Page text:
4

I have a Canon EOS Rebel T5. How can I achieve this using flash? Anytime I take pictures with flash, the background also gets brighter. I really want to put emphasis on the subject and have a dark/black background.

image of man with pizza boxes and black background

marked as duplicate by mattdm, inkista, Caleb, Olivier, scottbb Jan 6 '18 at 18:59

This question has been asked before and already has an answer. If those answers do not fully address your question, please ask a new question.

  • Related (black background during the day) photo.stackexchange.com/questions/65708/… – Hueco Jan 5 '18 at 20:55
  • 2
    When you say, How can I achieve this with using flash?, what do you mean by this? Are you referring to the image in your question? Also, would you mind editing the title of your question to be more specific that just "flash photography"? That is an awfully generic title. We have lots of questions here about different aspects and uses of flash photography. As written, the title of your question provides absolutely no indication of the actual question you are asking. Thanks! =) – scottbb Jan 5 '18 at 23:33
4

This is simple: more distance. Light falls off with the square of the distance from the flash, so it doesn't need to be a huge, but the basic idea is to get the background far enough away that the flash doesn't light it effectively.

If you are distance-constrained, you can use an external flash to the side and "flag" it — that is, block some of the light with a piece of cloth or cardboard or similar — so less is directed towards the background. That'll buy you a little more space, but since light bounces around, you still need some room.

You'll also need to make sure your flash is the primary source of light — you'll want to use the camera's flash sync speed and probably use a narrower aperture and more powerful flash, so that the room lighting is irrelevant.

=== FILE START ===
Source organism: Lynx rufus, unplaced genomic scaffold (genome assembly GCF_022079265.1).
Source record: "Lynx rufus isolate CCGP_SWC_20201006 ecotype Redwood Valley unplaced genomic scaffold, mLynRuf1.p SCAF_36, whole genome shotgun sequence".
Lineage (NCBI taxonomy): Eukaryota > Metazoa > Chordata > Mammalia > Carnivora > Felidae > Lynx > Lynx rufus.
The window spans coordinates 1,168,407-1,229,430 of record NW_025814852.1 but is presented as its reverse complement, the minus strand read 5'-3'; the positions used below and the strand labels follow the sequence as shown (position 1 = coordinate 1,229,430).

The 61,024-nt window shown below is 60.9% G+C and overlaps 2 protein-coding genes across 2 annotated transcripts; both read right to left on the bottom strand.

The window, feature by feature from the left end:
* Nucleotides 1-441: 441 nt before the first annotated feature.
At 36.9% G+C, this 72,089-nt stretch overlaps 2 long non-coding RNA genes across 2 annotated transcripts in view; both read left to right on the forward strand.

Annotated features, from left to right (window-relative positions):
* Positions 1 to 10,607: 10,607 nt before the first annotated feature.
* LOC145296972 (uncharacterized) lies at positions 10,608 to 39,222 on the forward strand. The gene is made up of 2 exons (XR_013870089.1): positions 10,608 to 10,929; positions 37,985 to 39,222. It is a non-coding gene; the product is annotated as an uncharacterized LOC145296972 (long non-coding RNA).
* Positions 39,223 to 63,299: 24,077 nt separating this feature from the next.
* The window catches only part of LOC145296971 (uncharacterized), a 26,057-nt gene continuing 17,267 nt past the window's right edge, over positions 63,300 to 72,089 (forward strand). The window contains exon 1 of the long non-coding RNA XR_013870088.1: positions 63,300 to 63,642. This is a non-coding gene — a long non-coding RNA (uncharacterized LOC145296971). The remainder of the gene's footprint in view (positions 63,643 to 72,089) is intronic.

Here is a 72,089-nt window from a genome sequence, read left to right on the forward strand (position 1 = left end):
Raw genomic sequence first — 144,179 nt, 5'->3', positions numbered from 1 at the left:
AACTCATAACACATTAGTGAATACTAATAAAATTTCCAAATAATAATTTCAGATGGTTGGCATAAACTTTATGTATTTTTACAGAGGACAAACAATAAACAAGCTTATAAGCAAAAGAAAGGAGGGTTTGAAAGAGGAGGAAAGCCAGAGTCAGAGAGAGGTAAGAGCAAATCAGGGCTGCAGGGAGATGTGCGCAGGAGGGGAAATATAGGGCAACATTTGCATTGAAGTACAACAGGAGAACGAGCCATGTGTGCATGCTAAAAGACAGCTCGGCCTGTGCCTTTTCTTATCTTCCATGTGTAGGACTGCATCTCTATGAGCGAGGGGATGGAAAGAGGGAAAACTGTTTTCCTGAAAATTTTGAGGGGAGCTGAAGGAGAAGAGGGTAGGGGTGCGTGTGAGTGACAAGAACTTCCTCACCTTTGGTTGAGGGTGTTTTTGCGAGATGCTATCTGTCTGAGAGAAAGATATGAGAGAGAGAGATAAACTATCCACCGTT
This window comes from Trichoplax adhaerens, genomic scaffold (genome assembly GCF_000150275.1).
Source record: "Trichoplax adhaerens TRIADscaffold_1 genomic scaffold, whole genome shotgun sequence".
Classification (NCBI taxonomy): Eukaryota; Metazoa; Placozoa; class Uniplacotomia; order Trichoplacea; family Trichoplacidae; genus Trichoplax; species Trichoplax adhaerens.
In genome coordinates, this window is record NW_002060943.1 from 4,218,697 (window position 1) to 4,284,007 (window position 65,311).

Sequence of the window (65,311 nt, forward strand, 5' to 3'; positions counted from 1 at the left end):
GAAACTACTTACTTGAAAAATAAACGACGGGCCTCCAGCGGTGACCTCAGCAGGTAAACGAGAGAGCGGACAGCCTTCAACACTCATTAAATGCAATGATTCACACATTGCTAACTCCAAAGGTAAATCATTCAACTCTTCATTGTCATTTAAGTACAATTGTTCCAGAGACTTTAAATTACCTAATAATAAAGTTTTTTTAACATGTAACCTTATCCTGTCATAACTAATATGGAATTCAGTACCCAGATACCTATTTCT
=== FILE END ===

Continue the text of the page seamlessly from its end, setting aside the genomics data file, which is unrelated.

3

Lighting for shots such as this one is not about absolute lighting levels, it is about lighting ratios. The 'dark' parts of the picture don't need to be in absolute darkness. They just need to be less bright than the bright parts of the scene by enough to make them dark by controlling exposure.

As long as the part of the scene you want illuminated is lit brightly enough compared to the part you don't want to be bright and exposure is set appropriately you'll get the effect you are looking for.

This image was taken in fairly pedestrian indoor lighting levels. There was a black curtain about 15 feet behind the subject. A fairly hot flash was illuminating the subject at about a 45° angle to lower camera left.

enter image description here
ISO 100, f/4, 1/80 second. No overall brightness adjustments in post. Contrast was increased +2, but the shadows were also brightened +2 and the highlights pulled back -3

Here is the wider scene at the same exposure setting for a test shot before the curtain was adjusted to cover the background behind the subject. The ambient light is underexposed by about 4 stops.

enter image description here

Here's an uncropped version of the first image above with the exposure pushed three stops in the raw conversion. At that point the house lights had been cut, but the overhead stage lights were the same as in the test shot. You can see the flash at lower left is spilling onto the curtain a bit, but the difference between the brightness of the curtain and the face is enough to leave the curtain very dark at the selected exposure settings as seen in the crop above.